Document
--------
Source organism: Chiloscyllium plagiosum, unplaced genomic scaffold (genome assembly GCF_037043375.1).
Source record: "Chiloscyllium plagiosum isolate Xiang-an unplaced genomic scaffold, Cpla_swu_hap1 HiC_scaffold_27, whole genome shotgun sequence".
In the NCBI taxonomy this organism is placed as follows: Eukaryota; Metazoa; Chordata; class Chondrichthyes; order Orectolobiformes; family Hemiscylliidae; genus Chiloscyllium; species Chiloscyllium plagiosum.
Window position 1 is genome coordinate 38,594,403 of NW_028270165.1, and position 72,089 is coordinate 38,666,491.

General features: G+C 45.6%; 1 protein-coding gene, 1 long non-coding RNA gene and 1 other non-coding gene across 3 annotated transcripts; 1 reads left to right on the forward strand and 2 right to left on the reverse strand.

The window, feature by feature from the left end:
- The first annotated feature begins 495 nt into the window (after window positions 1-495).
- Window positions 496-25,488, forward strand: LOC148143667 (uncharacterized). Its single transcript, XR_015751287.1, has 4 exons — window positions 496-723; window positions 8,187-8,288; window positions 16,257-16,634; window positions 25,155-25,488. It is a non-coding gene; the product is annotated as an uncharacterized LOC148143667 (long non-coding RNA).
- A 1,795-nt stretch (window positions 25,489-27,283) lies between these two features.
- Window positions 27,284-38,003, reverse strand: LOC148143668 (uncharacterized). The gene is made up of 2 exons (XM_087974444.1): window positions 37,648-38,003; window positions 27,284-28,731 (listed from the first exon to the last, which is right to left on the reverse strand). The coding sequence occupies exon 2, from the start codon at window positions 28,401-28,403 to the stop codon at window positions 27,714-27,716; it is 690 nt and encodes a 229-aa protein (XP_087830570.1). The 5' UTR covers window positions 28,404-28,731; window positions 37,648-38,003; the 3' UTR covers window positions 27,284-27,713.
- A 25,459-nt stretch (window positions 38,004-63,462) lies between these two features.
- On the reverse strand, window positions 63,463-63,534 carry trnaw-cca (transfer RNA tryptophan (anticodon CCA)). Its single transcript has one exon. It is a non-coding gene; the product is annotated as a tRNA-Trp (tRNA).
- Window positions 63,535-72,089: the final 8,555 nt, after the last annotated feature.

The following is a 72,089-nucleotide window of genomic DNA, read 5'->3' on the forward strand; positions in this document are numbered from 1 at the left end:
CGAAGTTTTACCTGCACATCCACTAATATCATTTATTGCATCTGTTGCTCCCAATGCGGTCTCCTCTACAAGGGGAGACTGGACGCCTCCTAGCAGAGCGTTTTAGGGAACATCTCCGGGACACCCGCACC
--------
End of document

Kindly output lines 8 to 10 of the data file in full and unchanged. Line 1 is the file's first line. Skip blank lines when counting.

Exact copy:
- Window positions 496-25,488, forward strand: LOC148143667 (uncharacterized). Its single transcript, XR_015751287.1, has 4 exons — window positions 496-723; window positions 8,187-8,288; window positions 16,257-16,634; window positions 25,155-25,488. It is a non-coding gene; the product is annotated as an uncharacterized LOC148143667 (long non-coding RNA).
- A 1,795-nt stretch (window positions 25,489-27,283) lies between these two features.
- Window positions 27,284-38,003, reverse strand: LOC148143668 (uncharacterized). The gene is made up of 2 exons (XM_087974444.1): window positions 37,648-38,003; window positions 27,284-28,731 (listed from the first exon to the last, which is right to left on the reverse strand). The coding sequence occupies exon 2, from the start codon at window positions 28,401-28,403 to the stop codon at window positions 27,714-27,716; it is 690 nt and encodes a 229-aa protein (XP_087830570.1). The 5' UTR covers window positions 28,404-28,731; window positions 37,648-38,003; the 3' UTR covers window positions 27,284-27,713.